Welcome to Medary.com Monday, June 24 2024 @ 08:20 PM CST


Raise a pint, mate!

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BBC:  Guinness is good for you
The researchers told a meeting of the American Heart Association in Orlando, Florida, that the most benefit they saw was from 24 fluid ounces of Guinness - just over a pint - taken at mealtimes.

They believe that "antioxidant compounds" in the Guinness, similar to those found in certain fruits and vegetables, are responsible for the health benefits because they slow down the deposit of harmful cholesterol on the artery walls.
Hmm.  I like Guinness.

Hello, hello? Is this thing on?

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My hosting provider made medary.com along with sdsufans.com go away for a while this afternoon.  Not sure what they did, but it got undone and we're back.  I think.

Oops. Wrong fish.

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Yahoo News/AP:
DENVER - A 20-year government effort to restore the population of an endangered native trout in Colorado has made little progress because biologists have been stocking some of the waterways with the wrong fish, a new study says.

Advances in genetic testing helped biologist discover the error, which was called a potential black eye, but they said there is still hope for restoring the greenback cutthroat trout.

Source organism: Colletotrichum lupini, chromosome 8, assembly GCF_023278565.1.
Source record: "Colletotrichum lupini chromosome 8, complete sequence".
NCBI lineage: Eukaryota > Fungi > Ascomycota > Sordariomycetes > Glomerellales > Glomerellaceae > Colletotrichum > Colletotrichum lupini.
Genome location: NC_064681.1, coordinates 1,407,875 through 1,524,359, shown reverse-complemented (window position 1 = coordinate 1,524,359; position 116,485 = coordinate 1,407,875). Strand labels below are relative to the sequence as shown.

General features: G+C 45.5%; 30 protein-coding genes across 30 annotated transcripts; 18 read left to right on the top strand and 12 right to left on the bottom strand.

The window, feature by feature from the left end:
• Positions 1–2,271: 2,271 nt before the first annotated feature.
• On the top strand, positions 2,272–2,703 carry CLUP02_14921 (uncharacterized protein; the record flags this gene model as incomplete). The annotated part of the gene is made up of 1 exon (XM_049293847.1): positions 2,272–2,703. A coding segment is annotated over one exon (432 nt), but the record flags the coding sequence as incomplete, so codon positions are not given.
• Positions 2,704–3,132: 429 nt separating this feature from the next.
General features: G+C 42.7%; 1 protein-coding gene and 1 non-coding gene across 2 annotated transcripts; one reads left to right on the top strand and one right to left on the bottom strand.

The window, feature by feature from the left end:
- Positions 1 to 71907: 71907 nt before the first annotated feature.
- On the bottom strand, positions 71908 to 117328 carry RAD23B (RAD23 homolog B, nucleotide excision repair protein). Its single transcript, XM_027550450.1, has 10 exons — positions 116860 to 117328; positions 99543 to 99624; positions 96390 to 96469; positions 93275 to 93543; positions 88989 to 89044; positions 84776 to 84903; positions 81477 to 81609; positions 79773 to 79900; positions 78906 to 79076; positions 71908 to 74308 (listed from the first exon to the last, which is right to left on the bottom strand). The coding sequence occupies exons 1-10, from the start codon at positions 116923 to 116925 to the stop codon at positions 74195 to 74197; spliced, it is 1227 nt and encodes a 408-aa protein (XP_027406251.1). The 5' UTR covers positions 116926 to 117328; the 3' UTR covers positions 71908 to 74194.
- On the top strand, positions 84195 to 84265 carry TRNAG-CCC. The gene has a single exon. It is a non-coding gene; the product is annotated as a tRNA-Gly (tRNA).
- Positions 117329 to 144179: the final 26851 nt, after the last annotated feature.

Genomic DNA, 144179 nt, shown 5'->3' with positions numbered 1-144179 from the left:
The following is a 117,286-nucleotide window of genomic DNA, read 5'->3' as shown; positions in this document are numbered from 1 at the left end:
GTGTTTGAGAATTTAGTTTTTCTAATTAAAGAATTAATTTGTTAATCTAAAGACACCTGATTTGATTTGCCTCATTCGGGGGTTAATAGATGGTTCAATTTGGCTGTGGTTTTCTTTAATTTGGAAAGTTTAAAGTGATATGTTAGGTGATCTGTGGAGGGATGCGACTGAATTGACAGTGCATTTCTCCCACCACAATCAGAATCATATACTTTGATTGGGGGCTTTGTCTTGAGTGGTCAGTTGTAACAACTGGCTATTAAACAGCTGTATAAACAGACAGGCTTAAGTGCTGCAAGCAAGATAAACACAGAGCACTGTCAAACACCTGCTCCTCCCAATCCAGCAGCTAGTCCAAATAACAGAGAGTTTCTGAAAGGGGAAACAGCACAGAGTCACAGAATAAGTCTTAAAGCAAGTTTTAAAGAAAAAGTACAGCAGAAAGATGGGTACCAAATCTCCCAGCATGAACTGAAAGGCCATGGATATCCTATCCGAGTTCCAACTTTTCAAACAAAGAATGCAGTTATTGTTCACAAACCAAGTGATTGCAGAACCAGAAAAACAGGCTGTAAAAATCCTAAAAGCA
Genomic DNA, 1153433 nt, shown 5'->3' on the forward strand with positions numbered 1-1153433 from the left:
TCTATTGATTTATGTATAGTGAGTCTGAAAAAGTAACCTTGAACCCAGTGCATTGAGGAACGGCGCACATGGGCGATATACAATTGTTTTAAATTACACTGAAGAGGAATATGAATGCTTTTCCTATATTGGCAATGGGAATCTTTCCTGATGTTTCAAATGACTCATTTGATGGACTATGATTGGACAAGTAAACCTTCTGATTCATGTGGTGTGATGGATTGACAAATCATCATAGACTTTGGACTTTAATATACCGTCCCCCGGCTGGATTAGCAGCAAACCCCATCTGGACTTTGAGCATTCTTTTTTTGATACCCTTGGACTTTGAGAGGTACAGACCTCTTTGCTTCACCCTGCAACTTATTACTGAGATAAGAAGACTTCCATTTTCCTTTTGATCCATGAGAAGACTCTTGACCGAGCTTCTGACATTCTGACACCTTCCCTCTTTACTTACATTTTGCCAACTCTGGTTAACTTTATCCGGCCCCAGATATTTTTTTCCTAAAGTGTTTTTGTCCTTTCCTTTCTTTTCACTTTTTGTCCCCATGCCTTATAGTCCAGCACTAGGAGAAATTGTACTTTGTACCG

The three-year study, led by University of Colorado researchers and published online in Molecular Ecology on Aug. 28, said that five of the nine populations believed to be descendants of the endangered trout were actually the more common Colorado River cutthroat trout, which look similar.
Alternate headline:  Scientists can, occasionally, be wrong.  For a long time.

But hey, it's only trout. 

Boeing 787 first flight delayed

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Kansas City Star/AP:

On Wednesday, Scott Carson, chief executive of Boeing Commercial Airplanes, said the first flight will be pushed well into the fall because of delays in completing assembly of the first plane and in finalizing flight-control software.

Even so, Carson said the 787 remains on track to be delivered to its first customer, Japan's All Nippon Airways, next May.

When Cheetos Attack

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Sioux Falls Argus Leader (this time, avoiding the dreaded Lorem ipsum disease):
Patrick Hamman, 22, of Des Moines, was arrested on a charge of domestic assault after he threw a bag of Cheetos at his father, Michael Hamman, hitting him in the face Sunday night.
Methamphetamines are reported to be involved.  Chester Cheeto is being sought as an accomplice to the attack.

Lorem Ipsum

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Sioux Falls Argus-Leader (get it while it's hot):
Lorem ipsum dolor sit amet
By Lorem ipsum dolor
consequat tellus
Published: September 5, 2007

Lorem ipsum dolor sit amet, consectetuer adipiscing elit. Aenean bibendum, dolor quis vehicula dapibus, ante, et consequat tellus nulla nec neque.

Curabitur eget enim eget erat posuere aliquam. Maecenas id pede sit amet magna condimentum faucibus. Proin aliquet. Praesent augue. Aenean purus. Curabitur ut nisl.

Praesent nec sem id risus congue malesuada. Donec sodales enim imperdiet nisi. Fusce sit amet purus. Praesent eu neque et massa pharetra vehicula.

Class aptent taciti sociosqu ad litora torquent per conubia nostra, per inceptos hymenaeos. Maecenas condimentum vulputate lacus. In pretium urna sit amet diam.
(Reprinted in its entirety under Fair Use, a confidence that Lorem ipsum isn't copyrightable, together with a vague but satisfied sense of gentle mocking of our revered Mainstream Media.  Plus, this isn't the first time that South Dakota's Largest Newspaper has let out a Lorem Ipsum unto the Intertubes.